A group of people entered from another room, into the hall. You could hear a pin drop. And a short, small, weary-looking man appeared. He was assisted to his chair by others, their arms around his elbows and wrists. I wasn’t sure what was happening. I didn’t know who the men were. “Where is Cesar Chavez,” I asked myself. “Is that him?” I wondered; no one said a word. No one announced his presence to the crowd. There was no podium from where he could speak. I expected to see Cesar Chavez address the crowd from a podium. He walked, ever so slowly, to the chair, steadying himself against the men so that he wouldn’t fall. There was no voice from a microphone announcing his arrival, no applause from the crowd – just silence. It was like that almost every night: Cesar didn’t speak. But the crowd was satisfied just to be in his presence, to hear mass with him.
One evening, May 20, Senator George McGovern came to see Cesar at Santa Rita. He interrupted his presidential campaign to be at the mass with him. On the 19th day of the fast, May 30, Coretta Scott King came to Santa Rita and attended mass with Cesar. She spoke to the crowd about her husband, and said how much she admired Cesar’s philosophy of non-violence, so much like Martin’s, she said. Cesar looked weaker. The day after Mrs. King’ s visit, Doctor Augusto Ortiz ordered Cesar to be taken to the Memorial Hospital nearby. Cesar’s wife, Helen, and his son-in-law, Ricardo Ybarra, accompanied him to the hospital. We learn later that Cesar had an erratic heartbeat, and that his uric acid level had risen, and that he was feeling the effects of the fast. But Cesar refused to end his fast; his health worsened.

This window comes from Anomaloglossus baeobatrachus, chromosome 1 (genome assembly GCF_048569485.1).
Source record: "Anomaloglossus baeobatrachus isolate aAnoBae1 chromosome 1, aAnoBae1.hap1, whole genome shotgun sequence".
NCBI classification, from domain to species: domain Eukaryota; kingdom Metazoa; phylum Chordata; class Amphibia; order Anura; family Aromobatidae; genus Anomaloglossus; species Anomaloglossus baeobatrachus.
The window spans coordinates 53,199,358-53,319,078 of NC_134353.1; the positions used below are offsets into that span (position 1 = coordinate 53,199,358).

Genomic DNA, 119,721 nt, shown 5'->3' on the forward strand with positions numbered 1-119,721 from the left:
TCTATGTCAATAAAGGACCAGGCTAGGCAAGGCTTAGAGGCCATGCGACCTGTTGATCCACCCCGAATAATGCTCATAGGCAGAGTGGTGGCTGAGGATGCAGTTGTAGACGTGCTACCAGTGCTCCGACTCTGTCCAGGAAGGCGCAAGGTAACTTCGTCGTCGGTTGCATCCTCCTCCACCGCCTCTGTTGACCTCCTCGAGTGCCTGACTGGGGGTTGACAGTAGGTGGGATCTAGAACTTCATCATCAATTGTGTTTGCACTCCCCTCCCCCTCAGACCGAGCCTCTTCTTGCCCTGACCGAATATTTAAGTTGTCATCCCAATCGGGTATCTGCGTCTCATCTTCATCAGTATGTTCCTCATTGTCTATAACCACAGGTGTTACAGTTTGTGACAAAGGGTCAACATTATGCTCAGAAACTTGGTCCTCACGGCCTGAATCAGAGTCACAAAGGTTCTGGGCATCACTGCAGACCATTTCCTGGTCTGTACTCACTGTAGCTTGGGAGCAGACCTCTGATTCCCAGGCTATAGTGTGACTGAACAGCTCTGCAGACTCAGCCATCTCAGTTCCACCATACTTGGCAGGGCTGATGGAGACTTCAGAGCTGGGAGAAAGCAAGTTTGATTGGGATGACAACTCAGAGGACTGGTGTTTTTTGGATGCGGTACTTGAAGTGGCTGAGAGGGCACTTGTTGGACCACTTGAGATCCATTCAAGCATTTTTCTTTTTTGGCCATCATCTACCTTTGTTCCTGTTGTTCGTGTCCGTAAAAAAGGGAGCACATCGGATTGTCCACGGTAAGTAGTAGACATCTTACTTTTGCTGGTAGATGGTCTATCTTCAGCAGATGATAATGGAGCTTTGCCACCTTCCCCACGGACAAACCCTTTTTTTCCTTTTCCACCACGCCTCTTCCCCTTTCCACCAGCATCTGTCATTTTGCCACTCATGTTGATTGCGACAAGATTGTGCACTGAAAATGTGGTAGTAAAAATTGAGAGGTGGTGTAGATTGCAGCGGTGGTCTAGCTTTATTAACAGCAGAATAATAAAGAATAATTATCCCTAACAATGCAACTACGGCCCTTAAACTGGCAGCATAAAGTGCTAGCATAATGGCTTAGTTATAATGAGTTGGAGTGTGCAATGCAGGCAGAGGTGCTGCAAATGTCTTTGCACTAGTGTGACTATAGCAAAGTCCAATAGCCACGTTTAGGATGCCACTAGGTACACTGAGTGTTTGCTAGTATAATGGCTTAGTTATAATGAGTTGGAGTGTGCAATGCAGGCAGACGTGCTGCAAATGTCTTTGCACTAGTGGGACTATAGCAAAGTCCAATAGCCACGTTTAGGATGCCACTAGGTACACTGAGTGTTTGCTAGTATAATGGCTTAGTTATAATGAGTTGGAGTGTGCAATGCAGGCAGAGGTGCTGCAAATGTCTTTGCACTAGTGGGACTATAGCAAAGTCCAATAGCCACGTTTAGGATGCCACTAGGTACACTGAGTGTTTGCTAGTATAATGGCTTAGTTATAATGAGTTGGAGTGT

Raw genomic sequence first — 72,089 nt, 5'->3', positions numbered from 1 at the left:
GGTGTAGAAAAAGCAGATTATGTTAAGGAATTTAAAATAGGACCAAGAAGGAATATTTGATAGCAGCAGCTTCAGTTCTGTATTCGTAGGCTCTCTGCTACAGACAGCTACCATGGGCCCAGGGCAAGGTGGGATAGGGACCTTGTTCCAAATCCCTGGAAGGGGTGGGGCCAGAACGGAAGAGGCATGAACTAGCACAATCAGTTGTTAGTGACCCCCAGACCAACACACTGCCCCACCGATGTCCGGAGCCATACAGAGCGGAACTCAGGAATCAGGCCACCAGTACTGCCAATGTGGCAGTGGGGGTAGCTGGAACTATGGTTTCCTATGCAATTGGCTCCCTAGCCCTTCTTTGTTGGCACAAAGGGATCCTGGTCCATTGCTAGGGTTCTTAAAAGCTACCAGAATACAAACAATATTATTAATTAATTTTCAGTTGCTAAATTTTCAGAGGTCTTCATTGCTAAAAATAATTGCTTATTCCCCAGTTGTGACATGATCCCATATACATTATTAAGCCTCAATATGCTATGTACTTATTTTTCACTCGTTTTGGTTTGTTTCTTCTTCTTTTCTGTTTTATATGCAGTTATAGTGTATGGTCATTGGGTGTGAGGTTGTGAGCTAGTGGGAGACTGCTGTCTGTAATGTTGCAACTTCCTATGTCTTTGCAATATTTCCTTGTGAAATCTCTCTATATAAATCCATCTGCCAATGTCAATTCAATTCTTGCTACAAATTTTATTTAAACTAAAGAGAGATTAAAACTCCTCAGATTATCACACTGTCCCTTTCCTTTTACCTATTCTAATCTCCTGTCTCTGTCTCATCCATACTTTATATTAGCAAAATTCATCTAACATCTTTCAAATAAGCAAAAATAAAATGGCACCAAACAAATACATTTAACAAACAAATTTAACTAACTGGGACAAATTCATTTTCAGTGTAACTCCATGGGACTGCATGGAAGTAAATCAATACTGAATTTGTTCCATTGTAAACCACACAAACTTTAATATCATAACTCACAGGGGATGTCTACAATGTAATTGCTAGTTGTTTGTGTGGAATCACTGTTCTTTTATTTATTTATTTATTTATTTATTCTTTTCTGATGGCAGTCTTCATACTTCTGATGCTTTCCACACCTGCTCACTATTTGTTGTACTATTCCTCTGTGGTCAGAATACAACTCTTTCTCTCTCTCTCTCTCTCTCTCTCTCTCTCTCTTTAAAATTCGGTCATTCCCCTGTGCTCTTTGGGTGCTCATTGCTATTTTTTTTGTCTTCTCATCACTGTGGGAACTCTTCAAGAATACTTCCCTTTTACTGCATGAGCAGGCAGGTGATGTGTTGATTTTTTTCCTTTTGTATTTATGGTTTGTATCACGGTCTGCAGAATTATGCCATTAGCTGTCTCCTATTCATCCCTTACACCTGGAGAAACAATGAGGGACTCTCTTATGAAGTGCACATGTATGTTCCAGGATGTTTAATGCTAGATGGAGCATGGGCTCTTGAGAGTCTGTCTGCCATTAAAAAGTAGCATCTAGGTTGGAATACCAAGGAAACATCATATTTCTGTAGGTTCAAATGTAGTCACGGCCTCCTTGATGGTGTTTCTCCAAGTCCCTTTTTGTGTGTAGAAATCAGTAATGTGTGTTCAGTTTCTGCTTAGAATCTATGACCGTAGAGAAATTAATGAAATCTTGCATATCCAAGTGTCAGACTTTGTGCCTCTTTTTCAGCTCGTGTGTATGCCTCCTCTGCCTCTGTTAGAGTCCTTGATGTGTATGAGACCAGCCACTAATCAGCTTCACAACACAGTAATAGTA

On June 4, 1972, after twenty-four (24) days, Cesar ended his fast at a memorial mass held in the memory of Bobby Kennedy, the president’s beloved brother. Joe Kennedy, and his brother, Michael, bobby’s sons, are with Cesar at the mass. Cesar is too weak to speak, but someone reads his statement, saying that the fast was meant to show the suffering among farm workers.
The fasting debilitated Cesar Chavez somewhat, but it also gave us strength and courage we had not had before, and infinite patience and never-ending persistence to overcome any obstacles. And that may be his legacy to us: that we remain steadfast in our own convictions to overcome injustice and poverty; and never give up. Because a people united can never be defeated. A people united can never be defeated. Sí se puede.
© 2015 – 2016, Dr. Christine Marin. All rights reserved.